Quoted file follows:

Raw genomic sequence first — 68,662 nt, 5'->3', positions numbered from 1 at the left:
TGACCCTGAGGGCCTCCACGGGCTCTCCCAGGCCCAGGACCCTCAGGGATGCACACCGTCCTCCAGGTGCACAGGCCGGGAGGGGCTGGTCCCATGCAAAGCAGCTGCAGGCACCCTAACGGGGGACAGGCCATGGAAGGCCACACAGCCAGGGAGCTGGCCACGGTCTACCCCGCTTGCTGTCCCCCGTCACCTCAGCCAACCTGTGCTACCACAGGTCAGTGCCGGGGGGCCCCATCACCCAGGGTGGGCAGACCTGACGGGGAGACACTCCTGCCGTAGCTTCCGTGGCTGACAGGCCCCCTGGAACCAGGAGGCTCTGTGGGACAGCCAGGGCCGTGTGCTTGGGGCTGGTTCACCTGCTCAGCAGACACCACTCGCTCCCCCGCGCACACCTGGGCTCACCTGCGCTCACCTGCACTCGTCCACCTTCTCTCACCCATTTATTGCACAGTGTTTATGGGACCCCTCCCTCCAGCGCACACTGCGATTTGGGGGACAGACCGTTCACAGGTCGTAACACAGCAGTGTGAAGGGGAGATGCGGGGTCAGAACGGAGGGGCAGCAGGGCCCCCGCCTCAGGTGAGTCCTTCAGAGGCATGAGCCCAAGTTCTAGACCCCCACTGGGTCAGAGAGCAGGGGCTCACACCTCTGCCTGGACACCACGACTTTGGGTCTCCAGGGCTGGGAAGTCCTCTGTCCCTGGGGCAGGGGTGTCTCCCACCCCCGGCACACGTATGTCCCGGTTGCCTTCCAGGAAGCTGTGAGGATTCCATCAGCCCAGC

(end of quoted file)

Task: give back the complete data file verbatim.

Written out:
Raw genomic sequence first — 68,662 nt, 5'->3', positions numbered from 1 at the left:
TGACCCTGAGGGCCTCCACGGGCTCTCCCAGGCCCAGGACCCTCAGGGATGCACACCGTCCTCCAGGTGCACAGGCCGGGAGGGGCTGGTCCCATGCAAAGCAGCTGCAGGCACCCTAACGGGGGACAGGCCATGGAAGGCCACACAGCCAGGGAGCTGGCCACGGTCTACCCCGCTTGCTGTCCCCCGTCACCTCAGCCAACCTGTGCTACCACAGGTCAGTGCCGGGGGGCCCCATCACCCAGGGTGGGCAGACCTGACGGGGAGACACTCCTGCCGTAGCTTCCGTGGCTGACAGGCCCCCTGGAACCAGGAGGCTCTGTGGGACAGCCAGGGCCGTGTGCTTGGGGCTGGTTCACCTGCTCAGCAGACACCACTCGCTCCCCCGCGCACACCTGGGCTCACCTGCGCTCACCTGCACTCGTCCACCTTCTCTCACCCATTTATTGCACAGTGTTTATGGGACCCCTCCCTCCAGCGCACACTGCGATTTGGGGGACAGACCGTTCACAGGTCGTAACACAGCAGTGTGAAGGGGAGATGCGGGGTCAGAACGGAGGGGCAGCAGGGCCCCCGCCTCAGGTGAGTCCTTCAGAGGCATGAGCCCAAGTTCTAGACCCCCACTGGGTCAGAGAGCAGGGGCTCACACCTCTGCCTGGACACCACGACTTTGGGTCTCCAGGGCTGGGAAGTCCTCTGTCCCTGGGGCAGGGGTGTCTCCCACCCCCGGCACACGTATGTCCCGGTTGCCTTCCAGGAAGCTGTGAGGATTCCATCAGCCCAGC